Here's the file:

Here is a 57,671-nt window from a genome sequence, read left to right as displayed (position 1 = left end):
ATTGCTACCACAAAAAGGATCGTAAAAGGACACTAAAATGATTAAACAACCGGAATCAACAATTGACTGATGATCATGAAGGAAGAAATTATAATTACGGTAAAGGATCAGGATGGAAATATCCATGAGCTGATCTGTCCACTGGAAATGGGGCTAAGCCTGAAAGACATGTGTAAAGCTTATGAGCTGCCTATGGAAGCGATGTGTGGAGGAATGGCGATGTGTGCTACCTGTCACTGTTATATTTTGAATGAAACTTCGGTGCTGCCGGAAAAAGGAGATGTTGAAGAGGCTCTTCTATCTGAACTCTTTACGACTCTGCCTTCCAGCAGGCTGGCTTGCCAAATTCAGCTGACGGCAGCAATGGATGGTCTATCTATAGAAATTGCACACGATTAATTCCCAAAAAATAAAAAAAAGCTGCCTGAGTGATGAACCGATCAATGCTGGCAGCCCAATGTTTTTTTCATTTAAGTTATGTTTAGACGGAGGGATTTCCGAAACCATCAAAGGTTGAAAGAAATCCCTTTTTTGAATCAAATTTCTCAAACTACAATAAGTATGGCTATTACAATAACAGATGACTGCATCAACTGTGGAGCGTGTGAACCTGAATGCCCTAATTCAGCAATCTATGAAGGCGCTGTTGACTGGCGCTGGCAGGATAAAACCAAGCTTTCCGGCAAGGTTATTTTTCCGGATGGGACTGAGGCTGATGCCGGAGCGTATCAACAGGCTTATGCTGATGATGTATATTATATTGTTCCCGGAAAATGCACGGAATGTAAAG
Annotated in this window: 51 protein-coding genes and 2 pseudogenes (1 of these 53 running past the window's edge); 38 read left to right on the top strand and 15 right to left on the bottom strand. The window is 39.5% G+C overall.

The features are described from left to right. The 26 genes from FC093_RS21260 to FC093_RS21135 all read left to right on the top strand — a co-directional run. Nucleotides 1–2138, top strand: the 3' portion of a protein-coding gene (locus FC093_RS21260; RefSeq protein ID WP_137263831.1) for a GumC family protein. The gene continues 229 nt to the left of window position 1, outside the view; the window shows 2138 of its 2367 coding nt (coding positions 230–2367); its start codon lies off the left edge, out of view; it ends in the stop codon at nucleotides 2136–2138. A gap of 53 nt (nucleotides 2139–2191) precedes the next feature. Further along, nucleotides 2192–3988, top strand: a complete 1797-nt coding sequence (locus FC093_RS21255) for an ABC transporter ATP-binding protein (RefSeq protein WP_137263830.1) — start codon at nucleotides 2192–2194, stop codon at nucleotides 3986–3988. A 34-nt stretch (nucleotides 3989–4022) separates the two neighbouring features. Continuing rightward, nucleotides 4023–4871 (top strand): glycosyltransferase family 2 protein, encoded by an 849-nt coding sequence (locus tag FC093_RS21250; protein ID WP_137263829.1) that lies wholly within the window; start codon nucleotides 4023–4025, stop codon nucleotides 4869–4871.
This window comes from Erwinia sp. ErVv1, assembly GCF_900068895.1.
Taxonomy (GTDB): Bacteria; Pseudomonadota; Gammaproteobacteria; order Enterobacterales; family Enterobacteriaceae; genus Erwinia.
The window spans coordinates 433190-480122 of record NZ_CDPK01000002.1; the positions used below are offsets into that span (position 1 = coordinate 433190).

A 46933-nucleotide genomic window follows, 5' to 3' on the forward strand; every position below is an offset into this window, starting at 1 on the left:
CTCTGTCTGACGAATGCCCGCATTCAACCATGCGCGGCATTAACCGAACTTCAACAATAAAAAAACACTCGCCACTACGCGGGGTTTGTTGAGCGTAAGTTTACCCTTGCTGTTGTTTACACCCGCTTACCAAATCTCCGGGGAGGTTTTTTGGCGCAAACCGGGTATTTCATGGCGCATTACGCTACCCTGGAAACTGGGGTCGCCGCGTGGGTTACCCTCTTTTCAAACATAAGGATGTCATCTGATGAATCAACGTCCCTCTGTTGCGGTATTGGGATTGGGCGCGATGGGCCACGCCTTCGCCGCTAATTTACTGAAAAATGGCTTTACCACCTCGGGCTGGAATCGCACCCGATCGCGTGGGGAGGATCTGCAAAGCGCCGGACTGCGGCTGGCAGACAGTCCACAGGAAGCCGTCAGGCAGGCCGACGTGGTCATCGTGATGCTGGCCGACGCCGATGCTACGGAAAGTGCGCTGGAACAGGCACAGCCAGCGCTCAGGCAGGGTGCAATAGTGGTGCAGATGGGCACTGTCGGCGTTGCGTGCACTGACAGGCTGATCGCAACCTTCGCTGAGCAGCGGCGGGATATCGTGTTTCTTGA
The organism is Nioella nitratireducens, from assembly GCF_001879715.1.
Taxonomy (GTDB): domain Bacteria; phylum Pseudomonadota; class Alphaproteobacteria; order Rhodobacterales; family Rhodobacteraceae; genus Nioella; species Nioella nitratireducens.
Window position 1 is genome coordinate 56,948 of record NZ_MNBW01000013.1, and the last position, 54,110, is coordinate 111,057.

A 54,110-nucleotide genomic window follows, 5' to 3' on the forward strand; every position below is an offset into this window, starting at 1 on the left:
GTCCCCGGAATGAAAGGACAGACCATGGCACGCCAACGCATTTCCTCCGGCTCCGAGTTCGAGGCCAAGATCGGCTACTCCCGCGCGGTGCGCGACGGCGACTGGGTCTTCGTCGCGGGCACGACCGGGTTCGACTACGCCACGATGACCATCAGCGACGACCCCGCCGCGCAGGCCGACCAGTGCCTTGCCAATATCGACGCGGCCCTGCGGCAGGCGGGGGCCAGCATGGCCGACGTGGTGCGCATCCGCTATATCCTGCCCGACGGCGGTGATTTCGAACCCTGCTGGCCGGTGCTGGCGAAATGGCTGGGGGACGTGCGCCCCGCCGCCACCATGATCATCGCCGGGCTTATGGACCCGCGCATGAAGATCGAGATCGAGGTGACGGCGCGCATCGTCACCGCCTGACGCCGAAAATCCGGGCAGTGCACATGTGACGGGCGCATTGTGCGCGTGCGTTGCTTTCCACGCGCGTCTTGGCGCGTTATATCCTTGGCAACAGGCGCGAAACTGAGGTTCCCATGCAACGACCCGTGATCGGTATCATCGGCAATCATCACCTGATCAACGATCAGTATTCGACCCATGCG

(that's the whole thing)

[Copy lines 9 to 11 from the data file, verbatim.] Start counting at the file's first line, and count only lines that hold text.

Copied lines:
CTCTGTCTGACGAATGCCCGCATTCAACCATGCGCGGCATTAACCGAACTTCAACAATAAAAAAACACTCGCCACTACGCGGGGTTTGTTGAGCGTAAGTTTACCCTTGCTGTTGTTTACACCCGCTTACCAAATCTCCGGGGAGGTTTTTTGGCGCAAACCGGGTATTTCATGGCGCATTACGCTACCCTGGAAACTGGGGTCGCCGCGTGGGTTACCCTCTTTTCAAACATAAGGATGTCATCTGATGAATCAACGTCCCTCTGTTGCGGTATTGGGATTGGGCGCGATGGGCCACGCCTTCGCCGCTAATTTACTGAAAAATGGCTTTACCACCTCGGGCTGGAATCGCACCCGATCGCGTGGGGAGGATCTGCAAAGCGCCGGACTGCGGCTGGCAGACAGTCCACAGGAAGCCGTCAGGCAGGCCGACGTGGTCATCGTGATGCTGGCCGACGCCGATGCTACGGAAAGTGCGCTGGAACAGGCACAGCCAGCGCTCAGGCAGGGTGCAATAGTGGTGCAGATGGGCACTGTCGGCGTTGCGTGCACTGACAGGCTGATCGCAACCTTCGCTGAGCAGCGGCGGGATATCGTGTTTCTTGA
The organism is Nioella nitratireducens, from assembly GCF_001879715.1.
Taxonomy (GTDB): domain Bacteria; phylum Pseudomonadota; class Alphaproteobacteria; order Rhodobacterales; family Rhodobacteraceae; genus Nioella; species Nioella nitratireducens.